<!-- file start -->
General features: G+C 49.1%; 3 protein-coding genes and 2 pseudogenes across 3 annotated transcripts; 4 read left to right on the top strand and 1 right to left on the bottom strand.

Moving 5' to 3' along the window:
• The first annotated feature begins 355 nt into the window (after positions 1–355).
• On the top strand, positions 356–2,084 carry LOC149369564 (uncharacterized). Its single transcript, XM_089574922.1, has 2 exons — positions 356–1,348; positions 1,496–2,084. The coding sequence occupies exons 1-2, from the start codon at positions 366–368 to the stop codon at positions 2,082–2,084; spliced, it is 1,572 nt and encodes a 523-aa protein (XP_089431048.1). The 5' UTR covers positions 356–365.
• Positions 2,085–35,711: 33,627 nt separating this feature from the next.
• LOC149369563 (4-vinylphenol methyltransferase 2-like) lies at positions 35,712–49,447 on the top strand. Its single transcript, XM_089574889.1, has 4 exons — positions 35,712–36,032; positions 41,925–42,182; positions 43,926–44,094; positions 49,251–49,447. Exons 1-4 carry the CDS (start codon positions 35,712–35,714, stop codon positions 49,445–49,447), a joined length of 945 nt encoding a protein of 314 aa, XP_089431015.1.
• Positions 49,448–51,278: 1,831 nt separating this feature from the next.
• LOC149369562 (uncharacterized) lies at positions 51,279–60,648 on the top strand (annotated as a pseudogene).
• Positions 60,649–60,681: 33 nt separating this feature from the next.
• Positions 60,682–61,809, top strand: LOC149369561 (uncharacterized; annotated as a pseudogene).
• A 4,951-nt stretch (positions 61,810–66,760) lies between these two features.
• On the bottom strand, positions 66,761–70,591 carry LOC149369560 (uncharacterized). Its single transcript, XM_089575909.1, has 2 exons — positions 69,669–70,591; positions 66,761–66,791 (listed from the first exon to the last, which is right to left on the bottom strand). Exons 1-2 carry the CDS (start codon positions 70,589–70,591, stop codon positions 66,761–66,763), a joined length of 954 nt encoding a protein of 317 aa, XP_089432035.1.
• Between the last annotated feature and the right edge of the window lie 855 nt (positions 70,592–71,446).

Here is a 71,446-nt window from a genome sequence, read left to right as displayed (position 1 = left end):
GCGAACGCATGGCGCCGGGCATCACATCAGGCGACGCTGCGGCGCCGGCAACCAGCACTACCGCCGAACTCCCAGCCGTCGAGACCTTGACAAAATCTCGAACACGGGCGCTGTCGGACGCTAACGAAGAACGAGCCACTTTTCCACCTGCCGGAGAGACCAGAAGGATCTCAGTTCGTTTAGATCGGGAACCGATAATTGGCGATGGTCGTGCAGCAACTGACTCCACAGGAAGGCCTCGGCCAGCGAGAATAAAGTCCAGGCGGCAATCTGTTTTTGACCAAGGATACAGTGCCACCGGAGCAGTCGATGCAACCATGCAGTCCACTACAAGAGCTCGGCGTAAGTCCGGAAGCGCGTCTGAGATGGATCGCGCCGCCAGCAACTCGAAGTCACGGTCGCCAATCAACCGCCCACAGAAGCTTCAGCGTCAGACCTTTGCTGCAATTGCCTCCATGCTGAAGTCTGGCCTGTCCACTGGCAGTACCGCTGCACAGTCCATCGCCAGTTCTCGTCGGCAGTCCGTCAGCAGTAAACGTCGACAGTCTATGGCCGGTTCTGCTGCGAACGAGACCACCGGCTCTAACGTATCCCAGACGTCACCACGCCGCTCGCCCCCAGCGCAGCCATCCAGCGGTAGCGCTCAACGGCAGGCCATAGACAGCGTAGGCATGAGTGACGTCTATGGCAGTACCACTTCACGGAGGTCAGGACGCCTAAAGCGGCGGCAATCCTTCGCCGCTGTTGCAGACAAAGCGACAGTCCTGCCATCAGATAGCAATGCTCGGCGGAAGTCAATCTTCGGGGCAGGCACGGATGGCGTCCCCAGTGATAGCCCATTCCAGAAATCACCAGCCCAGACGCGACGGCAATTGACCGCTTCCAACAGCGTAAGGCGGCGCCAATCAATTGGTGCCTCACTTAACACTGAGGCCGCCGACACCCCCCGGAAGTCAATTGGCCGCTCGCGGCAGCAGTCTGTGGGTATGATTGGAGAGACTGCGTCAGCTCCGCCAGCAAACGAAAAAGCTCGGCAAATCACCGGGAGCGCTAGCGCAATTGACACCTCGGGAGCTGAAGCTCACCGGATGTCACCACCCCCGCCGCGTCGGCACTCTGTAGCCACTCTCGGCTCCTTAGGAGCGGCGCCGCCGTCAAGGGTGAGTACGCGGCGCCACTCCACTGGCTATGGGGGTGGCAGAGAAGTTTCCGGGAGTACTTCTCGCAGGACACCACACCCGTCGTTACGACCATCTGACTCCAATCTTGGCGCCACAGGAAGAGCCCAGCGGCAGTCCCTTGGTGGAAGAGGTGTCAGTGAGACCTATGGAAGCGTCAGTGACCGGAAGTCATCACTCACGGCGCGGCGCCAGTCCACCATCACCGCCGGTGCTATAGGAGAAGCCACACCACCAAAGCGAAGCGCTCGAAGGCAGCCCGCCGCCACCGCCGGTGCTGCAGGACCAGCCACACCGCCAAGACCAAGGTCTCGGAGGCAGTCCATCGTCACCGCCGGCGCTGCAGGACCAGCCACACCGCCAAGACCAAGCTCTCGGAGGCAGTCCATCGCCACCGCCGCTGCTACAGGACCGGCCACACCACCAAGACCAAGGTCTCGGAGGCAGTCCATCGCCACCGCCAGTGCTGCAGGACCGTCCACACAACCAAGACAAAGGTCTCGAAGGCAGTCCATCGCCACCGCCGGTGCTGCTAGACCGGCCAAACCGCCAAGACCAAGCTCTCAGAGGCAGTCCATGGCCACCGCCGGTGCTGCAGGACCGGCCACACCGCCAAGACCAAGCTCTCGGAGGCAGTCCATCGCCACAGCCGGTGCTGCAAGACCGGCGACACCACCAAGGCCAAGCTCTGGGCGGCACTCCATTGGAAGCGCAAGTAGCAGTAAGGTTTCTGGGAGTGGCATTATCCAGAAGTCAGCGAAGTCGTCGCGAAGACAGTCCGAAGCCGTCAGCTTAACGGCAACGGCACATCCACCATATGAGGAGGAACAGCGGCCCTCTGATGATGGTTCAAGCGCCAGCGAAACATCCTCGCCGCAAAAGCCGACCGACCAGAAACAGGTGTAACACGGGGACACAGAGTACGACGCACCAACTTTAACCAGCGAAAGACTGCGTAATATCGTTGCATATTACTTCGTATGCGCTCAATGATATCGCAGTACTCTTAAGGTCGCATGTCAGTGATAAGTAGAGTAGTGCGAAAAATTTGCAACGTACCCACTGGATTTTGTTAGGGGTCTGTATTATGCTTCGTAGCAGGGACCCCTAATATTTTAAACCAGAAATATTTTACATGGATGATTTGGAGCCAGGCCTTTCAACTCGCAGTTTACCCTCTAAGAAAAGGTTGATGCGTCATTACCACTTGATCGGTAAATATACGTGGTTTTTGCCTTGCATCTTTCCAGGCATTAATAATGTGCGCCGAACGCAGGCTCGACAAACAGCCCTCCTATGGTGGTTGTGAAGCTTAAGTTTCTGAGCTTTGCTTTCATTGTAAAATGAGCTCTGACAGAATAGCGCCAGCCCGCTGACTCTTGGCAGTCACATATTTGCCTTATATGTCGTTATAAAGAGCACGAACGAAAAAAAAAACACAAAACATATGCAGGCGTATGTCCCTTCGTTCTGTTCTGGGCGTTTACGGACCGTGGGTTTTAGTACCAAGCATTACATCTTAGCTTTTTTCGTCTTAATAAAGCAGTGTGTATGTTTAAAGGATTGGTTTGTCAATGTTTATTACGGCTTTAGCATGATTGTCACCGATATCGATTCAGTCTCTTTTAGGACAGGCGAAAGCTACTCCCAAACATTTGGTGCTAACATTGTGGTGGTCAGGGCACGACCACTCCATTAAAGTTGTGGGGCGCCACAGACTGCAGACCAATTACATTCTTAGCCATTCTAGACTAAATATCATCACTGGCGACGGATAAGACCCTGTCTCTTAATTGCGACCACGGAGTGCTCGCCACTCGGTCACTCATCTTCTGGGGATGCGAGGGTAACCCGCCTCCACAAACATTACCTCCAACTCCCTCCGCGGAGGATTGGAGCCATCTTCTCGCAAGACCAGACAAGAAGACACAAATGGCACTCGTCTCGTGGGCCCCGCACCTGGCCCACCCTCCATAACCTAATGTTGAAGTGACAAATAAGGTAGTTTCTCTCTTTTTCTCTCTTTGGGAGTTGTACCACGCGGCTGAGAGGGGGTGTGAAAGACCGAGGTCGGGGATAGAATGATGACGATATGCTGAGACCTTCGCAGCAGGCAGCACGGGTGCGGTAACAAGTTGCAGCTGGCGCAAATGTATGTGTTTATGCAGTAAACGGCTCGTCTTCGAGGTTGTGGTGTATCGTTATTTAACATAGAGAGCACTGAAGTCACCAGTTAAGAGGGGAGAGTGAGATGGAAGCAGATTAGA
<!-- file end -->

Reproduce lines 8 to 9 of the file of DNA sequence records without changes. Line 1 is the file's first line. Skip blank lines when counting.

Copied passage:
• LOC149369562 (uncharacterized) lies at positions 51,279–60,648 on the top strand (annotated as a pseudogene).
• Positions 60,649–60,681: 33 nt separating this feature from the next.